Why Colour Matters In Your Logo Design
When you are looking to improve on your branding, designing a new logo and scheme for your brand is crucially important to get right. Why? Your customers will be more likely to remember your company with an effective brand, and it is known that customers are 80% more likely to remember a brand simply by colour alone. When you think of red and white, there is a certain drinks company that comes to mind. The same could be able to be said about your business – should you choose the right colours.
There are ways to ensure you choose the right logo for your business. Understanding design and brand application are all at the top of your list, but the colours you pick can be far more intuitive for your customers than you may have first thought.
Increasing Brand Recognition
Aiming for that 80% brand recognition can be a steep climb, but it is true that colour enhances customers’ perception of your business and aims in recognition. When trying to find a website or brand we cannot remember the name of, it is often a familiar logo that brings around the recognition we seek. Customers need to have a way to remember you that goes beyond words. People are visual by nature, so playing to this instinct could help with increasing brand visibility.
If you are looking to promote your business through various online applications, for example with unique images or infographics, having a stand-out logo can make all the difference in attracting the right customers. Put your name to your hard work, and allow readers on other platforms the ability to start recognising your businesses as a familiar, reliable face of information in your field.
Colours Promote Different Values
You may not realise it at first, but colour has the potential to bring across the kind of company you are trying to be. For example, a company that is an eco-friendly business would tend towards a green logo. An outdoor adventure company who specialise in kayaking and ocean-going activities may prefer something blue. It is up to you in the end to choose the correct colour scheme, and there is no right or wrong answer.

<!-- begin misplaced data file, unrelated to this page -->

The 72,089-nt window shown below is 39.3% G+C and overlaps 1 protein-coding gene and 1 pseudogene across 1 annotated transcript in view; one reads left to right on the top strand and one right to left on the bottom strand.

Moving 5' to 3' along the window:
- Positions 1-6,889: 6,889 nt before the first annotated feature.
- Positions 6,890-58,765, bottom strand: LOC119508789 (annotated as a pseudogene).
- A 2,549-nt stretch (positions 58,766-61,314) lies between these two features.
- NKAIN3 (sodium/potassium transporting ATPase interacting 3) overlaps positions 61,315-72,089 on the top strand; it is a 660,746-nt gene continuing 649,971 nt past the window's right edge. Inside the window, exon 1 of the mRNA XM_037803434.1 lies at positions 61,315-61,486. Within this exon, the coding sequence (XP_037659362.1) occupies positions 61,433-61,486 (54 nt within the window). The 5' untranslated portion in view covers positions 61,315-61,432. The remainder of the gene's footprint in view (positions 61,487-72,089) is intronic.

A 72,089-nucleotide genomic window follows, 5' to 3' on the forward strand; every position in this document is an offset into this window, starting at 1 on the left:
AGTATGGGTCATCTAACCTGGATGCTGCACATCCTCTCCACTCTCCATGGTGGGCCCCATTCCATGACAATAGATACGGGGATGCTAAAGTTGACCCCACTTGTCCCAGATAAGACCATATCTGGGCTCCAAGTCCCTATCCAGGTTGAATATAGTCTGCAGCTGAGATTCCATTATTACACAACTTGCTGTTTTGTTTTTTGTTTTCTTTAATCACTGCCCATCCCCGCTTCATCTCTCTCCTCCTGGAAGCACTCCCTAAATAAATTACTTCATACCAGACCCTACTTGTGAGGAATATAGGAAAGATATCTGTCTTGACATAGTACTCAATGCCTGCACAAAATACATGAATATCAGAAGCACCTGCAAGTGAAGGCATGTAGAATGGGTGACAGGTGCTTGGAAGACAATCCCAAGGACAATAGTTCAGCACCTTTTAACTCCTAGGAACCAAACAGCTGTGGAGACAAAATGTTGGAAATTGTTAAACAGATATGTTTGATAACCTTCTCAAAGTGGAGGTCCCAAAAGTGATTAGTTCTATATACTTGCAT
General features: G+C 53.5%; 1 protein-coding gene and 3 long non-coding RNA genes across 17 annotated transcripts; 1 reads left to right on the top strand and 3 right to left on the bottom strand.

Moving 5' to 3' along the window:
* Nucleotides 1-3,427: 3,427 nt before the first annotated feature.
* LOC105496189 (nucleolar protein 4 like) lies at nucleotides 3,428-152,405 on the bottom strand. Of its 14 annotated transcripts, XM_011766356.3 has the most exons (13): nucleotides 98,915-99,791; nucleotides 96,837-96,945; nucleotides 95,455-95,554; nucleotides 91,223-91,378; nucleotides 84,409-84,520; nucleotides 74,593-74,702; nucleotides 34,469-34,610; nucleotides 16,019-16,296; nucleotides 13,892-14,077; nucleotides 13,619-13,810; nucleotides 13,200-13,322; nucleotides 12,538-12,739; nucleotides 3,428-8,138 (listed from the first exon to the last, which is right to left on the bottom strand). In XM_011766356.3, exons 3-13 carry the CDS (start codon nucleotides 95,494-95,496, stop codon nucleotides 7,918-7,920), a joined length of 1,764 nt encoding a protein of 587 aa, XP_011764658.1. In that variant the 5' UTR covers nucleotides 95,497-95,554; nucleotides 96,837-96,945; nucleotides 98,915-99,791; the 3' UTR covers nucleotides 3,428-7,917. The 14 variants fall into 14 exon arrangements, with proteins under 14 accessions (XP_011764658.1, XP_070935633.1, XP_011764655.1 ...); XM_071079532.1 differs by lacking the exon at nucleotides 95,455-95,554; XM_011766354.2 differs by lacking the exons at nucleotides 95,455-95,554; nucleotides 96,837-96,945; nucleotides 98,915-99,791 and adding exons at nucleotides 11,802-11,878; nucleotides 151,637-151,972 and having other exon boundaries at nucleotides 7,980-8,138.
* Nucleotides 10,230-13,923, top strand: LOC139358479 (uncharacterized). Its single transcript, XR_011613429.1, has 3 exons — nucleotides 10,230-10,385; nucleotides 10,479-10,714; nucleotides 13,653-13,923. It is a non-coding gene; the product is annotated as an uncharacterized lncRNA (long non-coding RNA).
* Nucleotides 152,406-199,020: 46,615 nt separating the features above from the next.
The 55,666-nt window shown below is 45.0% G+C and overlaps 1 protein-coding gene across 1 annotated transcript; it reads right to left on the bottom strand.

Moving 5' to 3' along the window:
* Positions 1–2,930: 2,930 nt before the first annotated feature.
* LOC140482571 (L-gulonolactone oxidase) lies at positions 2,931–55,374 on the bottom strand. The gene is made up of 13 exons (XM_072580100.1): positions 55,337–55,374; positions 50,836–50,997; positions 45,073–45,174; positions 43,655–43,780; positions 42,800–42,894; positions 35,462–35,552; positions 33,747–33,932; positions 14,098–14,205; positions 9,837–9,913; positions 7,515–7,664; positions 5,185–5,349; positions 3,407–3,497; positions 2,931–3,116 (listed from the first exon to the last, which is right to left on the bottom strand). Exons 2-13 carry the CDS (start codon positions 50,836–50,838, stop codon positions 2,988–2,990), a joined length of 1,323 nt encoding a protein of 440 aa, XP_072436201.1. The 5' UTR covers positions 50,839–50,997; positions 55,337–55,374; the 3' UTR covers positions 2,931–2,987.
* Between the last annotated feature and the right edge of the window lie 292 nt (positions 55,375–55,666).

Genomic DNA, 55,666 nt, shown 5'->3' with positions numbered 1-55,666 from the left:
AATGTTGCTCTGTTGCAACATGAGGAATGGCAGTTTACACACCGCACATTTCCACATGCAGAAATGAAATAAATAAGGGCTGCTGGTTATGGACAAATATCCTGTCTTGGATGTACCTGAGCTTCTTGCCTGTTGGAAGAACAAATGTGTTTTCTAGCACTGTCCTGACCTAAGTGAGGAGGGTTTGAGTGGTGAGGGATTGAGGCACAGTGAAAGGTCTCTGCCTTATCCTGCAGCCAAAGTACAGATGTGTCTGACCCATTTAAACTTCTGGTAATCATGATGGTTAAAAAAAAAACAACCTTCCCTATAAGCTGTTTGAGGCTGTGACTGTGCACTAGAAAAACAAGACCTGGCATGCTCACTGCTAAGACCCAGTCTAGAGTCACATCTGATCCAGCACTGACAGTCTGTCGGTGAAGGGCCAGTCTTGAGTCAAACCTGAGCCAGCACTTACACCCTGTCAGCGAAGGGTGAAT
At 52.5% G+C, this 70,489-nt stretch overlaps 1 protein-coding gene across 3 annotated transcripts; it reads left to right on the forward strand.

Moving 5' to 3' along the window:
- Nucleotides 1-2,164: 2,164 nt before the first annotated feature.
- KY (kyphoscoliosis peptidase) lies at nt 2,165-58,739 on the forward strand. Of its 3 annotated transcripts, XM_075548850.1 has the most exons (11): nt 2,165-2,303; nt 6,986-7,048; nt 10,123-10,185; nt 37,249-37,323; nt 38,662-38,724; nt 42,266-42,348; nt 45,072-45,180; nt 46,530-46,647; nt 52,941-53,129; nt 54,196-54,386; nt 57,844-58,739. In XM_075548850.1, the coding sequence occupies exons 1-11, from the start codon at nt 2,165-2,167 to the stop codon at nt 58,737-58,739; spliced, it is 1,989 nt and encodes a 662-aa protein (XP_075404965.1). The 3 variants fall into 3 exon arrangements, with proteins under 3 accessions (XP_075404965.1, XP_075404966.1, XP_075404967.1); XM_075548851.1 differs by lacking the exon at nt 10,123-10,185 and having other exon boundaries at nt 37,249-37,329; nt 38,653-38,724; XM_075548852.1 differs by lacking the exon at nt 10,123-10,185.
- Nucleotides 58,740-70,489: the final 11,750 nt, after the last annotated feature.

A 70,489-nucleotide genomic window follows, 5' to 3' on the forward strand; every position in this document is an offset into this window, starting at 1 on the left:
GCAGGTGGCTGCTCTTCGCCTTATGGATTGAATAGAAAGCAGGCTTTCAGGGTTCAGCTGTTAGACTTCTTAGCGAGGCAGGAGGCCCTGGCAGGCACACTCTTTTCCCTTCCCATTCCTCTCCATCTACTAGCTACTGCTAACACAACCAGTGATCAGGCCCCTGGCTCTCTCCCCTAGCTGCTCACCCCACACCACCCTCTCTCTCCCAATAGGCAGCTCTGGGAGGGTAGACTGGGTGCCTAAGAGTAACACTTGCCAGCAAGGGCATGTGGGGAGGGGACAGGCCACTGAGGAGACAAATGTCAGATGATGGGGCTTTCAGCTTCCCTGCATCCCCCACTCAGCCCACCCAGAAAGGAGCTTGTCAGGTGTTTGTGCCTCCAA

- Cool Colours
Most cool colours give a more masculine feel for some, and can come across as cold. On the other hand, cool blues also represent trust and loyalty. Have you ever noticed that three of the largest social media websites all have blue and white logos? This can be down to the association of blue with reliability and security.
- Warm Colours
These colours promote the most energy. Warm colours can also give an idea of the brand being warmer itself. Companies providing heating services may want to take note of using reds, yellows or oranges. A company that wants to promote itself as having a lot of energy and vigour may want to primarily focus on red. Be careful, though. Red is notoriously recognised as a violent, angry colour, and overuse could promote the wrong idea in your brand. Mix it up with some lighter oranges and pinks!
- Neutral Colours
These colours are those that fit well between the warm and cool colours that are the prominent feature of your logo. They are usually not meant to be eye-catching, which is why you should try to aim for a brighter colour as your logo base. White and grey are clean, reliable colours that would make a logo background look professional and secure.
Colours Relate to Your Product and Customers
Above all, ensure that the colours you choose relate to your product and to the potential customers you are aiming to attract. A company aiming to promote security services for older clients would be far less likely to use bright, warm reds. Be aware of colour in your design and ensure that it is not too overwhelming for your overall brand.
Colour is one of the most important aspects your design can have. Sometimes, a little less is more. Two or three colours to a logo can be more effective than those that try to be too inclusive of more colours. The most recognisable brands today utilise colour well – and your brand colour do the same. Increase your brand visibility with a superior quality logo.